He succeeds Cameron Toomey, who has returned to Australia after four years in the role.
Modibodi founder exits company
After almost a decade at the helm of period and incontinence underwear retailer Modibodi, founder Kristy Chong (pictured) is stepping down as CEO.
Chong made the decision after selling the business to Swedish health company Essity for AU$140 million in July, a premium of more than 24 times EBITDA, according to Business News Australia.
“I have strived to build a company that leads in sustainability, preventing millions of single-use disposables being thrown into landfill, and putting the plans in place to be a carbon-negative business,” Chong wrote on Linkedin.
“I have challenged the way women are marketed to, by using much more diverse people, not photoshopping or editing the body, and talking openly and positively about our bodies and bodily leaks.
“I have also played a small part in raising awareness around period equity [though] there is still much more to be done.”
Toys ‘R’ Us Asia CEO steps down
CEO of Toys ‘R’ Us Asia, Andre Javes, is to step down from his role this month to “pursue other interests”, after nine years of serving the business.
He will finish on August 24. Toys ‘R’ Us Asia’s former CEO Pieter Schats, who is currently chairman of the board, will serve as interim executive chairman until the company finds a new CEO.
Javes joined Toys ‘R’ Us Australia as MD in 2013 before relocating to Hong Kong in 2016 to take on the president and CEO role at Toys ‘R’ Us Asia. Under his leadership, the company has expanded its presence across several Asian countries and e-commerce sites.
“He is departing having strengthened business efficiency and established an executive team well-positioned to drive our growth into the future,” said Schats.
Prior to Toys ‘R’ Us Asia, he held several positions at Kmart Australia and Anaconda Group, according to his LinkedIn profile.
Meanwhile, Schats was the executive director of Fung Retailing Limited, responsible for managing and developing the group’s portfolio of children’s retail businesses across Asia, including Toys ‘R’ Us.
Headquartered in Hong Kong, the toys and games retailer operates more than 470 stores across Asia, including in Mainland China, Hong Kong, Japan, Japan, Malaysia, Singapore, and Thailand. The company also licenses more than 85 stores in the Philippines and Macau.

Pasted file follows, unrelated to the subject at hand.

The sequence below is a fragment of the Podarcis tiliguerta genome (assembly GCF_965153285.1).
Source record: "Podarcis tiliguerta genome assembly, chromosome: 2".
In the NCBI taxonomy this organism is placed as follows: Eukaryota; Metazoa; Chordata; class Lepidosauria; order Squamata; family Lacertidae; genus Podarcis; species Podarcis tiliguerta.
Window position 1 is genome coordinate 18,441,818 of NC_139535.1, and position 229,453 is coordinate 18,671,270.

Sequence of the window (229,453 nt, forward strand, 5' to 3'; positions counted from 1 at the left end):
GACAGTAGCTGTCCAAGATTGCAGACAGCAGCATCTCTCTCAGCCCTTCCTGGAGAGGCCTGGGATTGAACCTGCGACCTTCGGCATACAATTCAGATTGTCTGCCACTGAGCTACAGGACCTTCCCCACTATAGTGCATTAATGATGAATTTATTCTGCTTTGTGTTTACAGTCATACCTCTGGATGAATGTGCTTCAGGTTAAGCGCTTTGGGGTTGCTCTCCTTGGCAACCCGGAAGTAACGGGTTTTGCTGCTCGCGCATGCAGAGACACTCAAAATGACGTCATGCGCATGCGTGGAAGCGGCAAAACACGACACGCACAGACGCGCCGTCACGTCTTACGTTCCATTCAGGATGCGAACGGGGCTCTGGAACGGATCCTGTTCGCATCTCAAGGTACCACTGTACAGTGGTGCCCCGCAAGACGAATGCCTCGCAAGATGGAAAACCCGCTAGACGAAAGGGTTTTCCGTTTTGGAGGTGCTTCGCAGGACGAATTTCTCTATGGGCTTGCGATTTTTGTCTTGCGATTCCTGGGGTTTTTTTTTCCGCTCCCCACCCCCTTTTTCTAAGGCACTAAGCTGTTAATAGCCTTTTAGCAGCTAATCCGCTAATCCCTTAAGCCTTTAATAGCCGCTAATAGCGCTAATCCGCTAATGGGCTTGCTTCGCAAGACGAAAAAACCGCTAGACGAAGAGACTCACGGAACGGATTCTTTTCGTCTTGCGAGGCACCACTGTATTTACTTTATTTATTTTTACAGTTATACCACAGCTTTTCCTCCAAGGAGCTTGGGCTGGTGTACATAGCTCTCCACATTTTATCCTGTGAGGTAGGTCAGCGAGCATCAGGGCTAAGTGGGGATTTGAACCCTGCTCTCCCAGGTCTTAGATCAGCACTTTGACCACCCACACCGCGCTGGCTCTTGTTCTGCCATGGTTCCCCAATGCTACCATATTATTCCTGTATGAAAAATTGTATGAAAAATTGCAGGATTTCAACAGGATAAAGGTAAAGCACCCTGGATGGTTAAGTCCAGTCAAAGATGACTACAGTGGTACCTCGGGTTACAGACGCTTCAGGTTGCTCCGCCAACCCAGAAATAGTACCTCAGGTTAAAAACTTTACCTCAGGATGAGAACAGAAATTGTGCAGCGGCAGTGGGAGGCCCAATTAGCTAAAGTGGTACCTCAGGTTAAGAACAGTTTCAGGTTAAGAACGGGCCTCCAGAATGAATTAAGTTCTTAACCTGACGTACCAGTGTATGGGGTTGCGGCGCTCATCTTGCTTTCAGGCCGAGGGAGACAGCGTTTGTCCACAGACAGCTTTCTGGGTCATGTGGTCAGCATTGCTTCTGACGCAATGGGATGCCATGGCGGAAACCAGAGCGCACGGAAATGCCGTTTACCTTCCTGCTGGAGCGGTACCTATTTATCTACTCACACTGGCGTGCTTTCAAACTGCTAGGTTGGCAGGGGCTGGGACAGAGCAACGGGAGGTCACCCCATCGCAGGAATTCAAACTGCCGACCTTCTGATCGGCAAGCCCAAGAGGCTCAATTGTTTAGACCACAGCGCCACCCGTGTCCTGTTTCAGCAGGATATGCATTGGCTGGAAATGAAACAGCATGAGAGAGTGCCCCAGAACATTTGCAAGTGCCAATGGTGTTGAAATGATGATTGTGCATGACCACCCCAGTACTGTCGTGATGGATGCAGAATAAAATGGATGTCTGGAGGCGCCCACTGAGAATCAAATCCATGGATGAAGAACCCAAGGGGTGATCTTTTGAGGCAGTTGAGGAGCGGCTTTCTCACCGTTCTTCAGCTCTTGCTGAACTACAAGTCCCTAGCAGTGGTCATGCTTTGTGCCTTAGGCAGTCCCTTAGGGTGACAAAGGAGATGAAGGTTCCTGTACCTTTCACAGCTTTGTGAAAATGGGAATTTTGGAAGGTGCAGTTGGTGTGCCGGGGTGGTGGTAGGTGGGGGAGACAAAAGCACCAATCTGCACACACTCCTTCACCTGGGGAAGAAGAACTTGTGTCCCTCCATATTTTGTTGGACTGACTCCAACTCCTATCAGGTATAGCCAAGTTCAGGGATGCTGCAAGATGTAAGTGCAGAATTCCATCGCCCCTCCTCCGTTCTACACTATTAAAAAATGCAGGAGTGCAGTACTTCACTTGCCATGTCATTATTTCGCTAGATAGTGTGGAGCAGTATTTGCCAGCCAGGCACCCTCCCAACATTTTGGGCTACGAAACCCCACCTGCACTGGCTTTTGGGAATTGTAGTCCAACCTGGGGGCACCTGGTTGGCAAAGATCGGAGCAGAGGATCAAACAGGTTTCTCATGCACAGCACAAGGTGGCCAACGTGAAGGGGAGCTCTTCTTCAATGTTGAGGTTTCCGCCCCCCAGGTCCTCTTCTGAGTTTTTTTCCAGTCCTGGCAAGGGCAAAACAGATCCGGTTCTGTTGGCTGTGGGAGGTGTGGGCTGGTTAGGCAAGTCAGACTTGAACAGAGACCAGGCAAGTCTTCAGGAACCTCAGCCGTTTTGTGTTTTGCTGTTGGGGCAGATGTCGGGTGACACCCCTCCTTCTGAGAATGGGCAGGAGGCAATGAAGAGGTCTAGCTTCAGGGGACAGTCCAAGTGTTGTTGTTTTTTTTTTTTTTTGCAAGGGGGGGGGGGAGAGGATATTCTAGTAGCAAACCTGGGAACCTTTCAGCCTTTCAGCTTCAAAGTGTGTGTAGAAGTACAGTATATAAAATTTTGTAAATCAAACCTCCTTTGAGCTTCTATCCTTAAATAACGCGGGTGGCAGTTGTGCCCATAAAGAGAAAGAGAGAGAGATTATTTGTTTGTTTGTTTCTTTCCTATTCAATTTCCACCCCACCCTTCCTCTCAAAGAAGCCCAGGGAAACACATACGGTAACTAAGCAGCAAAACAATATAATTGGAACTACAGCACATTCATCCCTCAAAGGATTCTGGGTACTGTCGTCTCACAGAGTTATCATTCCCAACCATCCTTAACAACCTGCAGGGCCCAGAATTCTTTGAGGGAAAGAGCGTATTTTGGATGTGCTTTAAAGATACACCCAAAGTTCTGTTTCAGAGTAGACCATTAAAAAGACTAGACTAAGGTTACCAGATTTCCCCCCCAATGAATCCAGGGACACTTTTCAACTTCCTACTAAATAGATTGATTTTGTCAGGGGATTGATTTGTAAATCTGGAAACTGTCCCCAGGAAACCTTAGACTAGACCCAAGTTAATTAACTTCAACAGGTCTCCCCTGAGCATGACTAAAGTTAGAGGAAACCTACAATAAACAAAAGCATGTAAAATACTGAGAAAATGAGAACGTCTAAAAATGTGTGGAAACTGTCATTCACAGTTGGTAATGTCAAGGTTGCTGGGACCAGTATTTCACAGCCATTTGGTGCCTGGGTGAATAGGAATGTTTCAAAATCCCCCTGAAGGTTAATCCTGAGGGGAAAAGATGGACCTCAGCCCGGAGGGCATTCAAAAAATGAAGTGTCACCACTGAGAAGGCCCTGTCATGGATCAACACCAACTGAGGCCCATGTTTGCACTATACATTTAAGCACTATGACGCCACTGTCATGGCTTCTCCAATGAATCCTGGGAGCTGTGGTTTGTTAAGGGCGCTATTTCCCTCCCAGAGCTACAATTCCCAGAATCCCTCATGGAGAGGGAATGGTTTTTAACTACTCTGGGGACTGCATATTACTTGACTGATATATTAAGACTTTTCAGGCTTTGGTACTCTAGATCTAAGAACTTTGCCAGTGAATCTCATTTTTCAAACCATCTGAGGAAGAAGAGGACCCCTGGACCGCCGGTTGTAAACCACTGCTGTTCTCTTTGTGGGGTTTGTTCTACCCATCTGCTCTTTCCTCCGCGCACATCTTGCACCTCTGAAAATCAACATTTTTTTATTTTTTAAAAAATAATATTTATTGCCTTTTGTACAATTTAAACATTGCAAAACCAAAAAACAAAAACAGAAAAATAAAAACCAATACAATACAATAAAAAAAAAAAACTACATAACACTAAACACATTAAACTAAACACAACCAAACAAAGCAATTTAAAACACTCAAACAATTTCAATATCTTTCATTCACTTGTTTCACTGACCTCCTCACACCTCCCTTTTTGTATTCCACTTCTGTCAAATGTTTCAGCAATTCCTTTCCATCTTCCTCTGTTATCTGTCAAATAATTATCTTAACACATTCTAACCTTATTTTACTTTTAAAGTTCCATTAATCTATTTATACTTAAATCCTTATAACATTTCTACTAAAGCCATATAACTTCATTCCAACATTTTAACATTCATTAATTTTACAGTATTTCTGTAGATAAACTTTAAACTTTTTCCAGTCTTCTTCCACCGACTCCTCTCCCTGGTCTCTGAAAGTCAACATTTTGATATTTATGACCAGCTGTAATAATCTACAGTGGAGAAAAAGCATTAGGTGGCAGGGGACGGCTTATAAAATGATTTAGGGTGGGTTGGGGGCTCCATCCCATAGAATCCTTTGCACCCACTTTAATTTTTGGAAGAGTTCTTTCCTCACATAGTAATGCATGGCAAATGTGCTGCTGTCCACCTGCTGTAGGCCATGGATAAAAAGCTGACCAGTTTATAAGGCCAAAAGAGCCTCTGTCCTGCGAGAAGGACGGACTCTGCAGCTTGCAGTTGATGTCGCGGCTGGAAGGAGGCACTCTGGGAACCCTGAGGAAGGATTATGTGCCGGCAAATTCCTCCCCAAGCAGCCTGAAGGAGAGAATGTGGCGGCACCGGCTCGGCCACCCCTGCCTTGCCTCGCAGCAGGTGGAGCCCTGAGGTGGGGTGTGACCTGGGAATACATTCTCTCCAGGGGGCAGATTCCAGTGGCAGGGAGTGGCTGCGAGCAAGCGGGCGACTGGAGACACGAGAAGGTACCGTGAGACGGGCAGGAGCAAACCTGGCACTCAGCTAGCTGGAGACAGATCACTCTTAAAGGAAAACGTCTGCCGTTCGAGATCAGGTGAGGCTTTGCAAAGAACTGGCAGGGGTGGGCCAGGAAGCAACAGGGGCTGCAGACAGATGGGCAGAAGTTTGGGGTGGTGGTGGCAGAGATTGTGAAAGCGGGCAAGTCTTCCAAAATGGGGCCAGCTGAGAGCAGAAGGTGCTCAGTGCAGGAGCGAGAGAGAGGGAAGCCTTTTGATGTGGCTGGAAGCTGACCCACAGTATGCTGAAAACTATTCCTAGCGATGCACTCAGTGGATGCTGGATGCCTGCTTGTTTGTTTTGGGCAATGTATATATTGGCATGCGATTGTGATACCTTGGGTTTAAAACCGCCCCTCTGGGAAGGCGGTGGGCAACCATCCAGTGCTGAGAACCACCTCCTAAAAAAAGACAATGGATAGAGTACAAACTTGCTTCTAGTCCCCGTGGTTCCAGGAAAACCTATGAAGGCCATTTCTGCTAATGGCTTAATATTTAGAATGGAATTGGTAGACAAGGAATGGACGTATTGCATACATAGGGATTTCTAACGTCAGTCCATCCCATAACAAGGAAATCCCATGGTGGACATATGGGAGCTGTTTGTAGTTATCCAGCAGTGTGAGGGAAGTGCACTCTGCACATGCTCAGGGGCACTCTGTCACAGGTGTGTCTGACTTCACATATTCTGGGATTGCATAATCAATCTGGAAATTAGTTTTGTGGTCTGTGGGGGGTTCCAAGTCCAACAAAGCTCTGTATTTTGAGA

JD Sports names Regis Schultz as CEO
British sportswear retailer JD Sports Fashion has appointed Al-Futtaim’s president of retail, Regis Schultz, as its new CEO, after announcing selling footwear chain Footasylum and its associated subsidiaries to Aurelius Group for US$45.93 million.
Schultz will start his new role at JD Sports this September, succeeding Kath Smith, who will later resume her former role as a senior independent director on the board.
Schultz has held the president of retail role at the Dubai-based conglomerate Al-Futtaim Group since 2019. The division has helped brands such as Zara, Ikea, Hugo Boss, M&S and Lacoste establish and expand in the Middle East, Asia and North Africa.
“He has a strong track record of effecting transformational change through digitisation, driving multi-channel growth strategies and working across international markets,” JD Sports said in a statement.
Prior to Al-Futtaim, he also worked at France’s food and fashion retailer Monoprix as chairman and CEO, overseeing the company’s digital strategy, partnership with Amazon, and the first international partnership with Ocado.
“Regis brings exactly the characteristics we were looking for,” said Andrew Higginson, recently-appointed non-executive chair of JD Sports. “He is a retailer through and through with experience across all types of retail formats. He has also delivered transformational change through digitisation in a number of his roles.
“Finally, he has significant international experience which will be very important as he works with me and our senior team to execute our growth strategy.”
JD Sports was forced to sell Footasylum after breaching competition regulations in the UK. Having bought the business in 2019 for $ 109 million (£90 million), the company has recorded a loss of $63 million on the chain.
Tapestry, Inc COO steps down
Fashion firm Tapestry, Inc, which owns and operates Coach, Kate Spade and Stuart Weitzman, announced this week that its chief operations officer, Tom Glaser, will retire.
Glaser said he will remain at the company until October 1, and CFO Scott Roe will take on Glaser’s work as an expansion of his role.
“During his tenure, Tom has played an important role in the execution of our acceleration program, and our ability to successfully navigate the effects of the pandemic,” said Tapestry, Inc CEO Joanne Crevoiserat.
“He leaves us with a solid foundation in place and a strong team of tenured leaders… I’m very confident that Scott, together with our talented teams, will continue to optimise our robust operating platform as we move forward.”